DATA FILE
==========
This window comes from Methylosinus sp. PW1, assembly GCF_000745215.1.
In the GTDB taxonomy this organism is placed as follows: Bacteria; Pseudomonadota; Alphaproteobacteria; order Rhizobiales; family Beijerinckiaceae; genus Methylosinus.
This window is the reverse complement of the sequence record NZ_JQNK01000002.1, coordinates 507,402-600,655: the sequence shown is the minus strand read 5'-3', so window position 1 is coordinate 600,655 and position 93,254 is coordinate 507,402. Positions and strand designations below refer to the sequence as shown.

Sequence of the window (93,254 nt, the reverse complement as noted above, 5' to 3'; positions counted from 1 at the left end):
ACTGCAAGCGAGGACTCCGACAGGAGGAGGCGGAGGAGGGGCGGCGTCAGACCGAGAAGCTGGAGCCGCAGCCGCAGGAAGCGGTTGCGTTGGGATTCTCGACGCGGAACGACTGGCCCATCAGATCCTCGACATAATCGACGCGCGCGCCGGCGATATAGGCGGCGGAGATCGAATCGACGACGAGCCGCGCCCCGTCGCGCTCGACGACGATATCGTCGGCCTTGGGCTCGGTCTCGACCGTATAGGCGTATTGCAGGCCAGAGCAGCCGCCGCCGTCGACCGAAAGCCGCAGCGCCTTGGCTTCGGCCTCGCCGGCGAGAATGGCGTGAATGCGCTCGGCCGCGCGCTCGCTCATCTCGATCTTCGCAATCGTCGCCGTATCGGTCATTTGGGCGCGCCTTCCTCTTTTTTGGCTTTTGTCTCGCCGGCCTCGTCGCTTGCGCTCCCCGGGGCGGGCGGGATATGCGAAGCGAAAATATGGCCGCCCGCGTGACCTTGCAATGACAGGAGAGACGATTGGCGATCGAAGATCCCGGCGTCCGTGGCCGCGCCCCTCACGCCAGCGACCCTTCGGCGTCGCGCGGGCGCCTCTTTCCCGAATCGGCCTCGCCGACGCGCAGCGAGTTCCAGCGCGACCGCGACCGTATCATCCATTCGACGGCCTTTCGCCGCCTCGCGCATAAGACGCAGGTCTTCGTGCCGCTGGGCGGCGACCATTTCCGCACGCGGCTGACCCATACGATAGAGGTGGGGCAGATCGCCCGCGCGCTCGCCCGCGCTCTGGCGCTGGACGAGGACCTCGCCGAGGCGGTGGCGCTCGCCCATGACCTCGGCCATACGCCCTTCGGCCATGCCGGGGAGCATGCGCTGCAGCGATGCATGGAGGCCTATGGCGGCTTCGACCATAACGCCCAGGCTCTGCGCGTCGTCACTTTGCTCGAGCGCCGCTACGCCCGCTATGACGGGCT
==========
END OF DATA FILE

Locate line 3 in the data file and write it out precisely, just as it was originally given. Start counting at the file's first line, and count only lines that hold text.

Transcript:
This window is the reverse complement of the sequence record NZ_JQNK01000002.1, coordinates 507,402-600,655: the sequence shown is the minus strand read 5'-3', so window position 1 is coordinate 600,655 and position 93,254 is coordinate 507,402. Positions and strand designations below refer to the sequence as shown.